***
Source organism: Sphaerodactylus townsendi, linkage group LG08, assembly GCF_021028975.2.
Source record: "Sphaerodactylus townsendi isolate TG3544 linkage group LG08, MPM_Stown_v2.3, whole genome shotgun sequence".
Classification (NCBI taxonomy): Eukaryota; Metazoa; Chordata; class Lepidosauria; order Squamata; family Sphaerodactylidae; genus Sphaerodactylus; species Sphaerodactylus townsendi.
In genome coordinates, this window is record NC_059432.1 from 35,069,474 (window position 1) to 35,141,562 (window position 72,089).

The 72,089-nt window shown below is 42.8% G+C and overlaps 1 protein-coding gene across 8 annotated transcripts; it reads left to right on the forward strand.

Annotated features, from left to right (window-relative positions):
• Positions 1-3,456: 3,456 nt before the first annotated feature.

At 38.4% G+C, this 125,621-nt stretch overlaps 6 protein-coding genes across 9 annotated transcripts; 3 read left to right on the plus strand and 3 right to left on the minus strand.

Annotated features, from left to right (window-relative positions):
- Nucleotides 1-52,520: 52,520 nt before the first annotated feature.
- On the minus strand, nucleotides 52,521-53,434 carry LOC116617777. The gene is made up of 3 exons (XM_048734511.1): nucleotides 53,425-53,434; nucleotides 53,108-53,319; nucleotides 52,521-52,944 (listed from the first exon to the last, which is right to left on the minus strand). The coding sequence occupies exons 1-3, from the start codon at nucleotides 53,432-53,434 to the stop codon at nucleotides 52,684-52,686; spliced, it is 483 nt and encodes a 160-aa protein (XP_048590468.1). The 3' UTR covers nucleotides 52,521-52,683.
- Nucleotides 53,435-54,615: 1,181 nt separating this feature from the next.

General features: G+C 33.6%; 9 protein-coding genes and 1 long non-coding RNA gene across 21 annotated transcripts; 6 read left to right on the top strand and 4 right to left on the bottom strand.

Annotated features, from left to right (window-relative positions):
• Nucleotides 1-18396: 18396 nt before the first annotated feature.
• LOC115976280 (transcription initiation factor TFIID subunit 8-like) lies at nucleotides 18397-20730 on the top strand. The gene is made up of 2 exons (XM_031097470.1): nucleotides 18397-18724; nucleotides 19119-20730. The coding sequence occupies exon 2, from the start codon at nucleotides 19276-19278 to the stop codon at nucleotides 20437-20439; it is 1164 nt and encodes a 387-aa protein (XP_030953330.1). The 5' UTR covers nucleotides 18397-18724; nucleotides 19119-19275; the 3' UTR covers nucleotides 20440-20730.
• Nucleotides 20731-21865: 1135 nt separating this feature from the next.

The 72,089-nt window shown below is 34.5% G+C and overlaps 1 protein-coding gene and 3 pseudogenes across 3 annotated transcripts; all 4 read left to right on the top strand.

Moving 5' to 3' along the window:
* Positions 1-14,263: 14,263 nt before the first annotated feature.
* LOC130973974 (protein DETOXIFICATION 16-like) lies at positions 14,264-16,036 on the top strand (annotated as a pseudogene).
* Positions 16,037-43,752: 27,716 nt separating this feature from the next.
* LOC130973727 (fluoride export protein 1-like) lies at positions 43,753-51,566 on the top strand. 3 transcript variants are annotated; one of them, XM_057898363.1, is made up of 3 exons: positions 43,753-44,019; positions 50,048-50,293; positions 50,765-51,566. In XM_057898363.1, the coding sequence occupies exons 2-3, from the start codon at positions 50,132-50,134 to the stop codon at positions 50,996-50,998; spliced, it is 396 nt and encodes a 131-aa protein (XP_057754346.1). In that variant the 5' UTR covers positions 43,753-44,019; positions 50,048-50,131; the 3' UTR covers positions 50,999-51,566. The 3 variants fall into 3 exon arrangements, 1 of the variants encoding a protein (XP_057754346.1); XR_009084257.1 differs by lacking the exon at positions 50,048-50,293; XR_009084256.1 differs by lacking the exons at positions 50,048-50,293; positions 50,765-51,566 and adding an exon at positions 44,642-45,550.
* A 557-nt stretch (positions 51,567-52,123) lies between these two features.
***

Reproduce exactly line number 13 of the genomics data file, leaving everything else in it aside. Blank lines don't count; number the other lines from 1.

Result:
General features: G+C 33.6%; 9 protein-coding genes and 1 long non-coding RNA gene across 21 annotated transcripts; 6 read left to right on the top strand and 4 right to left on the bottom strand.